You are suggesting that we simply throw all that away because of your whim.

If you don't like the way it looks you are at perfect liberty to set up a fork of MuseScore which caters for your own personal tastes.

Just don't expect the rest of us to be very enthusiastic about this until a lot further down the line when you have established it as a stable fork.

In reply to by ChurchOrganist

> Thing is yuyichao there has been a lot of time and effort put in by a significant number of people in getting MuseScore to look the way it is now.

git log of mstyle folder:
5 authors (three of which has only 1 commit)
34 commits (most of which are white space/style changes, doing and undoing each others, removing broken x11 support, fixing for warnings)
After removing non-relate and no-op changes, there is only < 100 lines of changes. I appreciate the effort ws put into finely tuning some coordinate and colors but I somehow don't think it is "a lot of time and effort put in by a significant number of people". (This makes sense, as you have said, because musescore is a music application so it is not the most important how it looks and also because you don't have a lot of people to maintain it)

> You are suggesting that we simply throw all that away because of your whim.

My feature request was to add back native theme support but not removing the built-in theme, which is as simple as you can see in my patch. However, you are telling me you don't have enough people and that's why I am saying dropping the built-in theme is actually what you should do if that is a problem. It doesn't make sense not having enough people to support native themes since it actually requires less effort to maintain.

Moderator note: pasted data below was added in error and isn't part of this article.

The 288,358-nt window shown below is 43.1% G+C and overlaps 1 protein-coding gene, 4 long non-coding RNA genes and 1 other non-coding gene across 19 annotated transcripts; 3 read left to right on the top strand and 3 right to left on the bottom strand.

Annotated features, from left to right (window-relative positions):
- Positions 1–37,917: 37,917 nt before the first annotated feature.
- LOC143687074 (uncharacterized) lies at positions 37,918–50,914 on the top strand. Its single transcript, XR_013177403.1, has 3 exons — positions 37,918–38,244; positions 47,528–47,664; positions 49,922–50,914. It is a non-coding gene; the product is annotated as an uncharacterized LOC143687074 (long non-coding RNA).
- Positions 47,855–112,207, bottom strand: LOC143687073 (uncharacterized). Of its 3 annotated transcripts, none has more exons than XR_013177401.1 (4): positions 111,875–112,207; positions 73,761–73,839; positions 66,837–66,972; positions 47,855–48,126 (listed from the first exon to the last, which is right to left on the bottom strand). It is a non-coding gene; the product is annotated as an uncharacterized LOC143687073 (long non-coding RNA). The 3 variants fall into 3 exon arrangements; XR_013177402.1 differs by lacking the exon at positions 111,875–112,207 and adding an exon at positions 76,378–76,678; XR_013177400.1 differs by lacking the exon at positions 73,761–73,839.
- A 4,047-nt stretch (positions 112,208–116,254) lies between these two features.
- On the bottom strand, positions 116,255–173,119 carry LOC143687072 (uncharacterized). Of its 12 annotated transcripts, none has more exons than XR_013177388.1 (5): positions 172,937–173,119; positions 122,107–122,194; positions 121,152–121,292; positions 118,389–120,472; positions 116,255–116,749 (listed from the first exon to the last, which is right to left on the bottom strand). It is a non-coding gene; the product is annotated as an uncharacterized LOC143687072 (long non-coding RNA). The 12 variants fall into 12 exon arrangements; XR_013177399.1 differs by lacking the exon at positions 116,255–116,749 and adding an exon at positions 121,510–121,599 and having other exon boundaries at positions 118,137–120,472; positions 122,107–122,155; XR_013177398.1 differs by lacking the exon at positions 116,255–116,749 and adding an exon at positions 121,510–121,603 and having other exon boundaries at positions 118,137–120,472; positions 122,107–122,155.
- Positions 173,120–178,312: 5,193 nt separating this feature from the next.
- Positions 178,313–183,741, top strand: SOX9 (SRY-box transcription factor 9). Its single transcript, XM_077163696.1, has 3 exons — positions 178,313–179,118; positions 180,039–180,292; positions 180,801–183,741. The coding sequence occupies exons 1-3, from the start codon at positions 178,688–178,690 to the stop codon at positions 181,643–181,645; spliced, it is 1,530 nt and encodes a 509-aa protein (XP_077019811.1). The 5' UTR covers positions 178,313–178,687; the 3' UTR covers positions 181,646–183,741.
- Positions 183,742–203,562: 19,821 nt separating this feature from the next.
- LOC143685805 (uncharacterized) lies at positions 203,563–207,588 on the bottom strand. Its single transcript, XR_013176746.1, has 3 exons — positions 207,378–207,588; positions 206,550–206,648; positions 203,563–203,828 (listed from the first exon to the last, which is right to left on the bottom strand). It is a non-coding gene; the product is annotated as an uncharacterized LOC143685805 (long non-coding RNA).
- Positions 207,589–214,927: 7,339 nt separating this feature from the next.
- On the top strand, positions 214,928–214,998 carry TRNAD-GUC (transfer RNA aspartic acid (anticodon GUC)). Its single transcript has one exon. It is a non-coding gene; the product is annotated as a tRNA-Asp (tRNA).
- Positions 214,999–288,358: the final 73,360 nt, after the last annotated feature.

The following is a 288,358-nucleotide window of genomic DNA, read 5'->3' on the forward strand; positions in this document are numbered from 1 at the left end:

..or I would have expressed my feelings (for what they are worth..) more timely.

I agree to a large extend with yuyichao. At least, for the part about 'supporting' native themes (but 'not inhibiting' would be more appropriate).

Most of the replies on this aspect involve some narcissistic need for a "brand look": 'we' need to distinguish MuseScore from the pack, so 'we' use 'special' visual effect (be it a specific colour or something else) and 'we' force users to have an application which is unusual in some respect (if it is not unusual, it is not 'recognizeable').

I totally disagree with this approach: I find irritating that too many applications force me to cope with different colour schemes, different shapes of controls, different indications of which is the default button of a dlg box, down to apparently minor details like the shape of the tree expand/collapse symbol (only apparently minor, because it is something you meet very often).